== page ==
As soon as the this next feature it over, City Streets, which I've never seen before either(looks pretty interesting so far), I'll watch the rest of the this version of The Maltese Falcon and let ya know what I think of it.

 

(...gotta say though, just from watching those first 15 minutes of it, I agree with you guys...the "dames" are MUCH hotter in THIS one than in the Bogie version..but then again, I've always had a mild little crush on cute little Una since I saw her years ago yelllin', "CALLAHAN! CALLAHAN" and cat-fightin' Frenchy in [/i]Destry Rides Again[/i] !!!) ;)

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> In the first version, Gutman does it to steal back a thousand dollars from Spade. In the 3rd version, there is no reason given.

 

I always figured it was to keep Spade from following them to the La Paloma. They could get the bird and leave the city.

 

Note that in the 1931 version, there's only one visit by Spade to Gutman. In the 1941 version it's split into two, with Spade stealing Wilmer's gun before entering Gutman's suite in the second visit, if memory serves. It would help explain why Wilmer had it in for Spade.

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Thanks everyone for the comments. :)

 

Later tonight is the 1941 Maltese Falcon, the famous one.

 

And at 4:30 in the morning, Eastern Time, is the 1936 Bette Davis version, SATAN MET A LADY. But this version has been changed all around and turned into a weak comedy-drama, with an older lady, Alison Skipworth, playing the Gutman role. Bette seems to be the only one in this film playing it straight, while the other actors ham it up.

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> {quote:title=twinkeee wrote:}{quote}Sam Spade seems almost as bad as the crooks..

>

> ..true, I did not like the ending, the way he laughed when he left the jail, as if he had '[put one over' on her...

.

 

Isn't that one of the keys to a good noir film ? That the good guys aren't much better than the bad guys ??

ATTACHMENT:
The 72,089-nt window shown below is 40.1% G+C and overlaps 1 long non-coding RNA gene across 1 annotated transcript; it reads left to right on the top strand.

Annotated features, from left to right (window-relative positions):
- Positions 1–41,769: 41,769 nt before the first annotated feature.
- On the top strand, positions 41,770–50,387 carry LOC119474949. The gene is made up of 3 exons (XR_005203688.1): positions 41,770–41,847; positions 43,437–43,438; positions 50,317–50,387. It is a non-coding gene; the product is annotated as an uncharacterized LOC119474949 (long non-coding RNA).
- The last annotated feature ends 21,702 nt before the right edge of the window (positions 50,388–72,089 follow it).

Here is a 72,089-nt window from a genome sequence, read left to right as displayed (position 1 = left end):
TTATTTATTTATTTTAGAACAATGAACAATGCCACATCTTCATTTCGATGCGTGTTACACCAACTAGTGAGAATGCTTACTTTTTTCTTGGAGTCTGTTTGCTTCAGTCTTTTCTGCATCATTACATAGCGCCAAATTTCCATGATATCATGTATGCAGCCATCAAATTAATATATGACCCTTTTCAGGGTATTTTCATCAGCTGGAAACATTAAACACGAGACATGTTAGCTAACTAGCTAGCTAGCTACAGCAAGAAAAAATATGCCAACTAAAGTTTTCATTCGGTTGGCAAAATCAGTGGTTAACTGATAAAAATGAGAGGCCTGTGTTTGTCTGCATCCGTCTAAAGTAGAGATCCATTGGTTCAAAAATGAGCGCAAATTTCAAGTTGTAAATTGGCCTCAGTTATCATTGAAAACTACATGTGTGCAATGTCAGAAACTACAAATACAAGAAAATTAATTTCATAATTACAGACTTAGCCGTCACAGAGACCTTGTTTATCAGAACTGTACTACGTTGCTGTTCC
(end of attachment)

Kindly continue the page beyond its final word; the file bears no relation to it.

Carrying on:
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You're right, Fred, Satan Met A Lady is a mess. It's almost like they said, "We did The Maltese Falcon just a few years ago. Let's use the same script, change the names of the characters and the title, and make it funny, and maybe people will plunk down their dimes thinking it is a new story." It's pretty horrible.

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You make a good point. True noir will be ambiguous and show that corruption overcomes good, before/during/after a Hollywood production code. Anyone who wants a traditional happy ending had better seek out musicals.

 

Personally, I am not crazy about the '31 version. I think it's trying to be a little too provocative for its own good as most pre-codes do. And as a feminist (oh, no, there's that word), I dislike the way all the women are chasing after a man who will sleep with anything, anyone, anytime. I would really like to see Molly Haskell present this film, not a male host who obviously may condone the unchecked sexual promiscuity of the lead character.

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>And as a feminist (oh, no, there's that word), I dislike the way all the women are chasing after a man who will sleep with anything, anyone, anytime.

 

I didn't see him chasing any women. They were chasing him. He tried to get rid of Iva and he put Miss Wonderly in prison.